Every so often, someone at a traditional media outlet discovers that the iPhone takes photos, and uses their newfound insight to declare the death of every other camera out there. This week, it’s the Wall Street Journal’s turn (“Is the iPhone the Only Camera You Need?”). Far be it from me to knock the iPhone for its photography capabilites,* but I hardly think that a camera phone — no matter how much it’s improved — is a match for an SLR or even a Micro 4/3 camera in terms of versatility or image quality. This isn’t some kind of elitism on my part; it’s simple physics, especially now that phone makers are trying to squeeze more pixels onto very tiny imaging chips. For all author Kevin Sintumuang’s breathless prose (up to and including that the iPhone will make you feel like “Terry Richardson and Ansel Adams rolled into one.” After all, it’s got Hipstamatic), saying that the iPhone will replace everything out there is like saying the George Foreman Grill is a more than adequate substitute for a Weber.
In the meantime, Byte — which, unlike the WSJ, tries to stay au courant, if not somewhat ahead of the curve — seems to have decreed the iPhone passe (“Lytro: The Next Big Thing in Photography”). Todd Ogasawara has an in-depth review of the camera, which combines minimalism and simplicity with the innovation that it allows you to choose the focal point in your photo after the fact. That’s the good news. Among the bad news: as Ogasawara points out, this is still very much a “1.0 product.” Some of his gripes come off as trivial (he doesn’t like the squarish aspect ratio of the photos), but some of the others are anything but (like the fact that PC users are, for the time being, left in the dark).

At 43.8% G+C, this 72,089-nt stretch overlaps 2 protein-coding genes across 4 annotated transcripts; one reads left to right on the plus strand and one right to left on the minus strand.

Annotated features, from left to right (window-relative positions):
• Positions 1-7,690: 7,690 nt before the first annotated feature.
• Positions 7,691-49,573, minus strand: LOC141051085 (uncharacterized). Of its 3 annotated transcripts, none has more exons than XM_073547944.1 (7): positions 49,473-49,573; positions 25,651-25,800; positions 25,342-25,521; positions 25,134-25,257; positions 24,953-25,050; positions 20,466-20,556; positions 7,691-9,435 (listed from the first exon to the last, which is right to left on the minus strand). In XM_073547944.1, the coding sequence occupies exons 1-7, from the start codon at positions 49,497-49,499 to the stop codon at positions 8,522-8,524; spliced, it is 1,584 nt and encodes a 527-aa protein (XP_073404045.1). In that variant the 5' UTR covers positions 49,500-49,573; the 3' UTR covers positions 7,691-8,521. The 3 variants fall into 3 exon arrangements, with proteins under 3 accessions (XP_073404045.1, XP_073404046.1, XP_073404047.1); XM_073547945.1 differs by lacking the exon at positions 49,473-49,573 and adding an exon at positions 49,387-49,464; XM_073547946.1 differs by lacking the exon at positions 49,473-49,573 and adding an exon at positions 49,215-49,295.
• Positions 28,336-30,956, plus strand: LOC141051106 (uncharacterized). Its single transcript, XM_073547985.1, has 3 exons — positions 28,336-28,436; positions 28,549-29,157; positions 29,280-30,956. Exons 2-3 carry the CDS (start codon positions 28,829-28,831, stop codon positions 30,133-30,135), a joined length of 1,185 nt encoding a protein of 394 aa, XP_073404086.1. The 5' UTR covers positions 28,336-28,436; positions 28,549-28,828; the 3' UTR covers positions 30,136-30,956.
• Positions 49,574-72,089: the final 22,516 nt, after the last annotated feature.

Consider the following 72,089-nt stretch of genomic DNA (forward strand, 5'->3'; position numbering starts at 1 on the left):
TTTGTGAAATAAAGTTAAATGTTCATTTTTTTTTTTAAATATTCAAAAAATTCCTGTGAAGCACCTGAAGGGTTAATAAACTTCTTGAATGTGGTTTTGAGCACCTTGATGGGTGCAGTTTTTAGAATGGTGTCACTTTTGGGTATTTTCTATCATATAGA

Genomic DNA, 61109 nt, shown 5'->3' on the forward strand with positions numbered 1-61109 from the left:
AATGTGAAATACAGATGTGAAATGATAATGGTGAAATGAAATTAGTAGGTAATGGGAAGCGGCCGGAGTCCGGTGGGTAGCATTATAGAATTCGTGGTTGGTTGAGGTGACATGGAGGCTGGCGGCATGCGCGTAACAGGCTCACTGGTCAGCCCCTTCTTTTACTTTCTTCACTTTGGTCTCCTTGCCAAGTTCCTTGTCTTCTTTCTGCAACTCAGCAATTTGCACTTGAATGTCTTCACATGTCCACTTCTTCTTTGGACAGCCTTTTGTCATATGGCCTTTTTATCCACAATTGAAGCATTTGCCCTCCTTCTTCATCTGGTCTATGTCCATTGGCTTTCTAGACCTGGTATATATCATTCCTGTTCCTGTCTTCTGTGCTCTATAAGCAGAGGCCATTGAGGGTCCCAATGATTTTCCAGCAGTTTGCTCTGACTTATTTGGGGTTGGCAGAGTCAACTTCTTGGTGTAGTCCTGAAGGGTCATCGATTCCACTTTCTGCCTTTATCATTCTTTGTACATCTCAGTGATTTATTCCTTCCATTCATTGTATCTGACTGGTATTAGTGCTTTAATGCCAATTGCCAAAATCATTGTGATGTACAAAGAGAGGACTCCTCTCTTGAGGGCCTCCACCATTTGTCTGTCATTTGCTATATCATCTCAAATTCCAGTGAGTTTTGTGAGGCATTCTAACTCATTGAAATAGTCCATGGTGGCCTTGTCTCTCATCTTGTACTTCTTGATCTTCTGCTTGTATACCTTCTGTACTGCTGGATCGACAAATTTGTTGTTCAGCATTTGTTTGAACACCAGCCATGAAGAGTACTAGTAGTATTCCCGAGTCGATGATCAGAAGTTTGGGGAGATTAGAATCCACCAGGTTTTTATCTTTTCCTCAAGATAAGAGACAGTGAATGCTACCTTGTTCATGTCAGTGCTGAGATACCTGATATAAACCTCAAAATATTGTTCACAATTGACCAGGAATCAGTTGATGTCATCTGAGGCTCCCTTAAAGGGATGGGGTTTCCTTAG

Wired unplugs for a feature on a small Indiana newspaper whose photojournalism can and does go toe-to-toe with the big guys, all while resisting an online presence (“Small Paper Prioritizes Photography, Wins Awards“). At a time when many local papers — including those with national readership — are struggling to get back into the black, author Jakob Schiller notes that “[…]a strong local readership and the family structure of the paper have prevented a precipitous decline. Rumbach says the paper has had no layoffs and has given the staff a raise each year.” While I don’t think that photojournalism, even when very well done, as seems to be the case here, is a panacea, it’s certainly encouraging to see a paper with strong local ties fall back on solid local reporting rather than puff pieces, and seeing that commitment rewarded in the bottom line.
newjerseynewsroom’s Wendy Ekuah Quansah reports that Temple University student Ian Van Kuyk can be added to the long list of photographers arrested for exercising their First Amendment rights (Temple student photographer arrested for snapping police). The lesson in this, as it’s been so many times before, is twofold. Know your rights as a photographer. Just don’t expect that the police will know, or honor, those rights.
Finally, from the Not Necessarily the News desk: The Huffington Post features a piece by Canadian photographer Peter Carroll (Creativity Exercises) that’s a great tool for breaking out of the periodic slumps that beset us all as photographers. While longtime readers of this blog (both of you) will recognize some of the advice given, there’s plenty of wisdom there, alongside some lovely photos.
*I’d much rather knock it for the trail of dead in its wake
The First 10,000 runs on passion (and an awful lot of caffeine). Buy me a coffee.